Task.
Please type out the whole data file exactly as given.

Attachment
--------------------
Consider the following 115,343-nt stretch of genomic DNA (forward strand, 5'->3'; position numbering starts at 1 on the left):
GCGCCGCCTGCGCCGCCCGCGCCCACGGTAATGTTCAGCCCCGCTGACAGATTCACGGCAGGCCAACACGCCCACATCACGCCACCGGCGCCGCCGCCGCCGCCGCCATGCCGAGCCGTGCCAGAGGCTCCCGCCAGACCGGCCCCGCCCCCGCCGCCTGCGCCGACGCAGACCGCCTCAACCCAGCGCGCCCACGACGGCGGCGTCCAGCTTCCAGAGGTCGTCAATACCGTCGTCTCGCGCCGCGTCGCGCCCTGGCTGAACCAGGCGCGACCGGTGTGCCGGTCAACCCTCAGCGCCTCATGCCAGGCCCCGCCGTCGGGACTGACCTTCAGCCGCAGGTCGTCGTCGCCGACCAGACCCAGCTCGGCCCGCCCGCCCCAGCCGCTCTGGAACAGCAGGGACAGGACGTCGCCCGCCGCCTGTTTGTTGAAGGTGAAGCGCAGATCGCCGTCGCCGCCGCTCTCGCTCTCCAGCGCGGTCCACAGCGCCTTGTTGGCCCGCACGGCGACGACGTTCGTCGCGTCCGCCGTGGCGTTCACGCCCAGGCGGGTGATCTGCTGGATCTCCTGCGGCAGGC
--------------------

Consider the following 115,343-nt stretch of genomic DNA (forward strand, 5'->3'; position numbering starts at 1 on the left):
GCGCCGCCTGCGCCGCCCGCGCCCACGGTAATGTTCAGCCCCGCTGACAGATTCACGGCAGGCCAACACGCCCACATCACGCCACCGGCGCCGCCGCCGCCGCCGCCATGCCGAGCCGTGCCAGAGGCTCCCGCCAGACCGGCCCCGCCCCCGCCGCCTGCGCCGACGCAGACCGCCTCAACCCAGCGCGCCCACGACGGCGGCGTCCAGCTTCCAGAGGTCGTCAATACCGTCGTCTCGCGCCGCGTCGCGCCCTGGCTGAACCAGGCGCGACCGGTGTGCCGGTCAACCCTCAGCGCCTCATGCCAGGCCCCGCCGTCGGGACTGACCTTCAGCCGCAGGTCGTCGTCGCCGACCAGACCCAGCTCGGCCCGCCCGCCCCAGCCGCTCTGGAACAGCAGGGACAGGACGTCGCCCGCCGCCTGTTTGTTGAAGGTGAAGCGCAGATCGCCGTCGCCGCCGCTCTCGCTCTCCAGCGCGGTCCACAGCGCCTTGTTGGCCCGCACGGCGACGACGTTCGTCGCGTCCGCCGTGGCGTTCACGCCCAGGCGGGTGATCTGCTGGATCTCCTGCGGCAGGC